The American economy stumbled in December, as the slowdown in hiring continued — even before the labor market faced a new threat from the coronavirus.
Employers added 199,000 jobs in December, the Labor Department said Friday, the weakest report of the year. That was down from 249,000 in November. The economy added 537,000 jobs per month on average over the course of 2021, and added more than 6.4 million jobs in total last year.
The unemployment rate fell to 3.9 percent, from 4.2 percent. Paired with strong wage growth — average hourly earnings climbed by 4.7 percent over the year, more than the 4.2 percent economists in a Bloomberg survey expected — the swift decline in the jobless rate seems to suggest that a dearth of available workers may be, in part, what is holding hiring back.
Faltering job growth was especially worrisome because the data released on Friday was collected in mid-December, before the pandemic’s latest wave. Since then, the Omicron variant has ignited a steep rise in new coronavirus cases, driving up hospitalizations, keeping people home from work and prompting fresh uncertainty among employers. Economists are bracing for the surge in cases to further disrupt job growth in January and in the coming months, though it is too soon to say how it will affect the labor market in the longer term.
“I think Omicron will slow hiring in January,” said Nela Richardson, chief economist at the payroll processing firm ADP. “It might hit in early February as well.”
The report sets the tone heading into a crucial midterm election year and could foretell challenges for Democrats, who have struggled to tamp down anxiety about the economy.
The seesawing employment situation underscores the economy’s continued susceptibility to the pandemic, nearly two years on. Although the labor market has brightened, some industries with face-to-face interactions, notably leisure and hospitality, remain extraordinarily vulnerable to case levels.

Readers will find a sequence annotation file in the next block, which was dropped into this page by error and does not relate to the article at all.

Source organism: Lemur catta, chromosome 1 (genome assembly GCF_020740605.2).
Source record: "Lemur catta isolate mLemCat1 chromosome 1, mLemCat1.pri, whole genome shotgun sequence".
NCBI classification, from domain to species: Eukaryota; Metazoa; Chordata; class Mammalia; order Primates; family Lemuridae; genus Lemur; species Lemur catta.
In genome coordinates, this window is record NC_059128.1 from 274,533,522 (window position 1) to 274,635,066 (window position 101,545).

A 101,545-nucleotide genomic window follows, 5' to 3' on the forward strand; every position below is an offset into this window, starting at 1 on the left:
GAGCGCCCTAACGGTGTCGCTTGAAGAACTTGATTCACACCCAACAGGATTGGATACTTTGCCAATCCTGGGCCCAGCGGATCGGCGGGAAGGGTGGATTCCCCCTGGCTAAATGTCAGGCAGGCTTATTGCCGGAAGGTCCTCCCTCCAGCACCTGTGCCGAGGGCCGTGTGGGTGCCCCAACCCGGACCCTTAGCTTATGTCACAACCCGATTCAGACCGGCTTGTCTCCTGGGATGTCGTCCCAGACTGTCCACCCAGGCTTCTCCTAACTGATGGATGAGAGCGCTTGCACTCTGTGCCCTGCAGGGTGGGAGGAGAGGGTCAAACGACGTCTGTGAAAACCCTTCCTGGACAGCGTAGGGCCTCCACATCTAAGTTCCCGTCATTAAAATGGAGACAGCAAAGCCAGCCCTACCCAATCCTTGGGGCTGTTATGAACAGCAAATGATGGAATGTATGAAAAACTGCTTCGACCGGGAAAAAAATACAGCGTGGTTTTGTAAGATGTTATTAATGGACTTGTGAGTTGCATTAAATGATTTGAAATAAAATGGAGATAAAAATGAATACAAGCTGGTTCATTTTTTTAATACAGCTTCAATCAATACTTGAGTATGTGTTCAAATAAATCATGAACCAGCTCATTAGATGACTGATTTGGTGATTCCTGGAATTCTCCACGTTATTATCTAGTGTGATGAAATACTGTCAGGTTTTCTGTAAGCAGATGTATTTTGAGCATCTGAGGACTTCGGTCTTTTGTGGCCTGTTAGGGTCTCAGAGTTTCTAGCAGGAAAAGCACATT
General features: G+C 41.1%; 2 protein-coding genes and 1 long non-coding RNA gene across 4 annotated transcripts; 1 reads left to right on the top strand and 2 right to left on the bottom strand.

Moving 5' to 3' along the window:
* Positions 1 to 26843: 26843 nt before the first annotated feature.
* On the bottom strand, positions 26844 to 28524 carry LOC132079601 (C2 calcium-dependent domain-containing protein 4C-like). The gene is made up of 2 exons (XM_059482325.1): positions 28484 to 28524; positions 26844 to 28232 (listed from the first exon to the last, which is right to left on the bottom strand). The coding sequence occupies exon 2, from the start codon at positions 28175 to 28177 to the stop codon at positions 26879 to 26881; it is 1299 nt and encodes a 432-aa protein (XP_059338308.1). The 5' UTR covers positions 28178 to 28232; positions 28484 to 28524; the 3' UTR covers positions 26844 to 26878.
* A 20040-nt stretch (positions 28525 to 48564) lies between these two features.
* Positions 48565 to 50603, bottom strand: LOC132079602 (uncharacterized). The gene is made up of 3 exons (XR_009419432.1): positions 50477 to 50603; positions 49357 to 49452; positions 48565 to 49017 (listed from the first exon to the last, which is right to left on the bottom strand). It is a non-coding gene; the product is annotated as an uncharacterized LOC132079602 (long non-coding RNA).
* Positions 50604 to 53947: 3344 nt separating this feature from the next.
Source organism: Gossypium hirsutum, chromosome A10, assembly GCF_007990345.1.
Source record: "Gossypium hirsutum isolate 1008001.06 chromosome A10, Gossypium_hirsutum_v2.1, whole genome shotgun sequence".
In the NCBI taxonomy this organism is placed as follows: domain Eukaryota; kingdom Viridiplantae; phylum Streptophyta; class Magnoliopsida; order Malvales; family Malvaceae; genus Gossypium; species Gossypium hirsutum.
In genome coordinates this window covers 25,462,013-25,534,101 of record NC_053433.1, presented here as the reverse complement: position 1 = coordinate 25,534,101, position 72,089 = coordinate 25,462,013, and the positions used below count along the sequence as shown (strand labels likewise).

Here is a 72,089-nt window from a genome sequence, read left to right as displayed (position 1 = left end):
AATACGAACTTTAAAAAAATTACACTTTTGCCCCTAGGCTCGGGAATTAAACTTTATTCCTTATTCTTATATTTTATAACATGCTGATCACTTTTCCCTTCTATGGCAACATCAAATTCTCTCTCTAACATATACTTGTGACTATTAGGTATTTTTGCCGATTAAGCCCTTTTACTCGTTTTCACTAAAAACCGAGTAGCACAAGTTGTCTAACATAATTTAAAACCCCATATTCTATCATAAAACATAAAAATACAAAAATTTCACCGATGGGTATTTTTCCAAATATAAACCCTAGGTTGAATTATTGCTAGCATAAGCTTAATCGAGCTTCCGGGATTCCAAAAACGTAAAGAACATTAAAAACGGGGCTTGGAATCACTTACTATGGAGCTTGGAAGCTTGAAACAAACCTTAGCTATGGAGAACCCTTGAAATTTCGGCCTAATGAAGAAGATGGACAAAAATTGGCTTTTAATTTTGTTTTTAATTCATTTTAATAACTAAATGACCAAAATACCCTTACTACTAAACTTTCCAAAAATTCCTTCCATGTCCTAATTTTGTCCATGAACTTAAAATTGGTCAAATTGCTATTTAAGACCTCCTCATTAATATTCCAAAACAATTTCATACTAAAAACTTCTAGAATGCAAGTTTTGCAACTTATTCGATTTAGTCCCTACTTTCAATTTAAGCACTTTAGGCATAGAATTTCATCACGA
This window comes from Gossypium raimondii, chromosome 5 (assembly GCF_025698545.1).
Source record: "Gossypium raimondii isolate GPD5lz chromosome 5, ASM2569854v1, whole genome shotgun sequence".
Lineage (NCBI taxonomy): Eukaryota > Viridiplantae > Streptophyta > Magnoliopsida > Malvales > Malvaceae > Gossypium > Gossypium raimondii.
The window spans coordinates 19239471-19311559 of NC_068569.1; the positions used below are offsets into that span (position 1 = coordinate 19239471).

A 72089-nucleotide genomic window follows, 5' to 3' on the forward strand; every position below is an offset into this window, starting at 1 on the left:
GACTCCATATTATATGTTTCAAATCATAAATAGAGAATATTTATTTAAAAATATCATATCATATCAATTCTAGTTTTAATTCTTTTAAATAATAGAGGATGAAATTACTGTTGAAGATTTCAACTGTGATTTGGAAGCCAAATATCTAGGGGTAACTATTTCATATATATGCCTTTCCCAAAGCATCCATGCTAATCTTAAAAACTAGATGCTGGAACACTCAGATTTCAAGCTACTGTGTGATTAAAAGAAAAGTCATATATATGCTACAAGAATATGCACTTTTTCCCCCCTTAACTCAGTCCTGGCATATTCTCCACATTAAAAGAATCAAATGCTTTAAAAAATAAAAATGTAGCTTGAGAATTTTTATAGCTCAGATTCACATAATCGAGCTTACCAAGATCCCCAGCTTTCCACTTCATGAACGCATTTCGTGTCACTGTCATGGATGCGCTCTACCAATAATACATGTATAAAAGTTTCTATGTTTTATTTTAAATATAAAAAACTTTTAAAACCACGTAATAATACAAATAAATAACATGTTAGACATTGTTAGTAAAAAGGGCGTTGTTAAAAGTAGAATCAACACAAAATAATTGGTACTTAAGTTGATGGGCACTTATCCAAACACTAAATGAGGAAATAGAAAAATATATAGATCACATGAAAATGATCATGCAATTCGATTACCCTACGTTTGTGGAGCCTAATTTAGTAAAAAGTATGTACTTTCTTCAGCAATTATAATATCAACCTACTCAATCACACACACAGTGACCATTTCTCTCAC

Many businesses have postponed return-to-office plans, sometimes indefinitely. Restaurants and theaters have increasingly gone dark amid staff shortages and renewed fears of infection. Some schools have returned to remote learning, or are threatening to, leaving many working parents in limbo.
“We’re all sort of at the whims of these variants and surges in cases, and it’s hard to know when they might strike,” said Nick Bunker, director of economic research at the Indeed Hiring Lab. “Any sort of projections or outlook on the pace of gains over the next year or so is still dependent on the virus.”
Although the economy has improved, millions of people have also left the labor market since the pandemic began and are not counted in the official unemployment rate. Many were older and may have retired. But some may be lingering on the sidelines because of health concerns or caregiving responsibilities. Some have become discouraged by the job search or disillusioned with the value of their work after a painful layoff.
Those factors help to explain why employment levels remain depressed compared with the period before the pandemic, even as job openings remain remarkably high by historical standards.
Still, many economists say there is momentum underlying the uneven economic recovery that will resurface once the current pandemic wave abates. The economy added millions of jobs last year, and the unemployment rate has dropped sharply. A record number of Americans quit their jobs in November, as intense competition, especially in lower-wage sectors, has presented workers with opportunities to demand and seek higher wages and better working conditions.
“We’ve seen these subsequent waves,” Mr. Bunker said. “And then things have reverted to the underlying strength.”
Economic policymakers at the Federal Reserve are aware that many workers are still missing from the labor force, but they have increasingly signaled that they will not wait for them to return to remove help for the economy. With wages rising and inflation at its highest in nearly 40 years, officials are trying to make sure that prices remain under control.
Officials have signaled that they could raise interest rates several times this year in a bid to slow spending and cool off a fast-growing economy, and economists think those moves could start as soon as this spring. For now, Fed policymakers seem content to define “full employment” — their job-market goal — as low unemployment.
“I don’t think it’s a matter of some internal conflict between hiking and full employment,” said Michael Feroli, chief U.S. economist at J.P. Morgan. When it comes to declaring victory on job-market progress, he said, “most of them are already there.”